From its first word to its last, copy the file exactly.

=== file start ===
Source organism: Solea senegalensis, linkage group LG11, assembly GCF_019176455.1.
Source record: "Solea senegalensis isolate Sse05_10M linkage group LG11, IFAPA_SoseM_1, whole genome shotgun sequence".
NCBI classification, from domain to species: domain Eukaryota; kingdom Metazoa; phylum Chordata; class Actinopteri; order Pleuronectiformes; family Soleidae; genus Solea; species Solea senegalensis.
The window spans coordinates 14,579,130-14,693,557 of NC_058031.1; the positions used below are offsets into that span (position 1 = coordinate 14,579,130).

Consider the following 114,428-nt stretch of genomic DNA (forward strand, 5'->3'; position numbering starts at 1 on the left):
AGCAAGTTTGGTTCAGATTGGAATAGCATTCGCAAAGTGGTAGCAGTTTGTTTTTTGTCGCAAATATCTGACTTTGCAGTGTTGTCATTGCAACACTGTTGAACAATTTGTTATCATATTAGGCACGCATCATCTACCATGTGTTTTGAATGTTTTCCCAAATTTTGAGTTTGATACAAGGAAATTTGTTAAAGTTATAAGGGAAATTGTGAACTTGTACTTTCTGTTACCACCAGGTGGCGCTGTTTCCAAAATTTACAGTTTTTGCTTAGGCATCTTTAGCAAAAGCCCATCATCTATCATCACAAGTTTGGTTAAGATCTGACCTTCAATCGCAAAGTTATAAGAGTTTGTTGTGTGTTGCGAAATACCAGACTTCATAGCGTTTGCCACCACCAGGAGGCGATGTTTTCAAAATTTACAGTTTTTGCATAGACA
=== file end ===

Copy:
Source organism: Solea senegalensis, linkage group LG11, assembly GCF_019176455.1.
Source record: "Solea senegalensis isolate Sse05_10M linkage group LG11, IFAPA_SoseM_1, whole genome shotgun sequence".
NCBI classification, from domain to species: domain Eukaryota; kingdom Metazoa; phylum Chordata; class Actinopteri; order Pleuronectiformes; family Soleidae; genus Solea; species Solea senegalensis.
The window spans coordinates 14,579,130-14,693,557 of NC_058031.1; the positions used below are offsets into that span (position 1 = coordinate 14,579,130).

Consider the following 114,428-nt stretch of genomic DNA (forward strand, 5'->3'; position numbering starts at 1 on the left):
AGCAAGTTTGGTTCAGATTGGAATAGCATTCGCAAAGTGGTAGCAGTTTGTTTTTTGTCGCAAATATCTGACTTTGCAGTGTTGTCATTGCAACACTGTTGAACAATTTGTTATCATATTAGGCACGCATCATCTACCATGTGTTTTGAATGTTTTCCCAAATTTTGAGTTTGATACAAGGAAATTTGTTAAAGTTATAAGGGAAATTGTGAACTTGTACTTTCTGTTACCACCAGGTGGCGCTGTTTCCAAAATTTACAGTTTTTGCTTAGGCATCTTTAGCAAAAGCCCATCATCTATCATCACAAGTTTGGTTAAGATCTGACCTTCAATCGCAAAGTTATAAGAGTTTGTTGTGTGTTGCGAAATACCAGACTTCATAGCGTTTGCCACCACCAGGAGGCGATGTTTTCAAAATTTACAGTTTTTGCATAGACA